Denmark’s first female prime minister, currently at the helm of the European Union, is profiled by David Haworth
When Helle ThorningSchmidt took office last autumn much was made of “Denmark’s first female premier” – though of the Nordic nations alone, Finland, Norway and Iceland have all previously had women leaders, in the latter case 30 years ago, so the Dane’s arrival was no trail-blazer.
Her narrow victory was of particular interest in Brussels, however, because it happened on the eve of Denmark’s current presidency of the European Union. There was interest in how the cool 45-year-old former MEP of eye-catching elegance would make a difference to a Union lurching from crisis to crisis.
“She has two degrees in political science in her highly expensive handbag”
Just as Nordic and Dutch royalty are always said to cycle everywhere, this socialist prime minister makes a point of being, well, just a housewife, not shirking any of the usual domestic chores as she runs the country, brings up two young daughters, and acts as figurehead of the EU. She stresses the feminine side of her feminism.
“It’s important in politics to be the person you are,” she says, making no bones about the nickname she has acquired in some Danish circles:“Gucci Helle”.
In her case being an ordinary gal seems a bit improbable. She has two degrees in political science – one from Copenhagen, the other from Bruges – in her highly expensive handbag, and rose to prominence almost before anyone noticed she was on her way. No books or even monographs have been authored by her, which makes it hard to pin down the political epiphany which brought her to where she is today.
After a stint at the Danish Confederation of Trade Unions, she was elected to the European Parliament – which may or may not be a path to promotion – becoming the first woman president of the Danish Social Democrats, yet said by one commentator to be “the weakest leader the party has ever had”.
She hasn’t got much form in foreign affairs so one cannot guess how her EU presidency will play out. Thorning-Scmidt scraped her five seat majority in a campaign that relied heavily on Danish domestic matters, mainly bits and pieces about public transport, health checks, school classes, a tax on fatty foods, and so on, but barely dwelling on the fact that Denmark is in one of its worst recessions since 1945. She acknowledged “we’ve got to get a grip on the economy”, but so far, as a premier of a non-eurozone country, has revealed no strategy for doing so.
“We have the opportunity to change Denmark. That opportunity must be seized,” she said on taking the helm. This last was catalogued as a “brainy quote”, although readers may think instead it’s pretty banal. Clever as she may be, the striking phrase (at least in English) is never deployed.
Her EU Presidency mantra is for “a responsible Europe” – dynamic, green and safe – something everyone could live with, in other words, should that upland become sunny before the summer holidays. If parochial Danish politics get rougher for the so-called Red Bloc, she may not even get that far. She’s being mocked at home for not keeping her promises and the largest circulation paper named her “New Year Cod” in a readership poll – a “cod” being someone who is accident prone.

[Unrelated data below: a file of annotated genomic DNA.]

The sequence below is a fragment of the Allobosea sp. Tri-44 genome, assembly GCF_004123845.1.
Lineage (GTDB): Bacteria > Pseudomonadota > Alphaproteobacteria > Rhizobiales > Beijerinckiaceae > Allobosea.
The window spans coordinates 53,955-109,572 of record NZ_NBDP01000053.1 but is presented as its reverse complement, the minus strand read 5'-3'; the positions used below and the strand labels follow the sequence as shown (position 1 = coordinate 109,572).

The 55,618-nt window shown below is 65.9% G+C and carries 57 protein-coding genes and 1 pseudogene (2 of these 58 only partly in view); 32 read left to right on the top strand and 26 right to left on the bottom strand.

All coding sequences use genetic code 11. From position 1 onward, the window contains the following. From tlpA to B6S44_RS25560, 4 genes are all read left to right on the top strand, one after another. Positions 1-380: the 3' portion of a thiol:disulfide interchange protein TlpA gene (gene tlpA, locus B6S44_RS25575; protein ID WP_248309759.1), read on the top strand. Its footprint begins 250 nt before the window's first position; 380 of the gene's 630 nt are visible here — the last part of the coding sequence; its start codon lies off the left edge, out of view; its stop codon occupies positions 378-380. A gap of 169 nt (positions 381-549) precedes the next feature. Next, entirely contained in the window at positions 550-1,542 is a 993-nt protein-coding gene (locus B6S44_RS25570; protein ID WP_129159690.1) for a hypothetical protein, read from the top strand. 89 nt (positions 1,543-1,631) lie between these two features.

She has exhorted voters to each work an extra twelve minutes per day to give the economy a bit of a lift. It caught the headlines, that’s for sure, but the idea swiftly came to nothing. How could it and the economic effects be measured?
Thorning-Schmidt has to tolerate comparison to her fictional counterpart in the vivid television series Borgen about a youngish mother who slithers through Denmark’s coalition complexities and unexpectedly becomes the country’s first woman premier. It’s not modelled on Thorning-Schmidt, having being made before her victory, but it was prescient.
One suspects the TV-fiction parallels are irritating when the media quip about life imitating art. Maybe she frets that the drama’s main character is more interesting than what Thorning-Schmidt told The Times is “my reality”. Part of that reality is being the daughter-in-law of former European Commissioner (and a former contender for the British premiership) Neil Kinnock. Her husband, Stephen Kinnock, is a weekend commuter from Switzerland working as a director of the Davos-based World Economic Forum.
“being upstaged by a television programme as well as Angela Merkel must make things hard for the Danish prime minister”
They met as postgraduates while studying at the College of Europe in Bruges and apparently, when in Copenhagen, he pulls his weight domestically just as the hubby in TV’s Borgen does. If needed, the grandparents pile over from the UK to give a hand.
So far Thorning-Schmidt’s impression on Danish politics, and indeed on EU politics, has been rather like a footprint in wet sand; an outline is there but the detail remains vague. To be fair, she hasn’t had much time yet and, as a political idiom the “Nordic model”, is burnished with good intentions though doesn’t make the heart race. It’s not a novelty any more and neither is female leadership of a nation.
Lacking these former advantages, being upstaged by a television programme as well as Angela Merkel must make things hard for the Danish prime minister in the crisis “de nos jours”, but there we are. Now we go to the trailer to see what happens in the next episode. Stay tuned.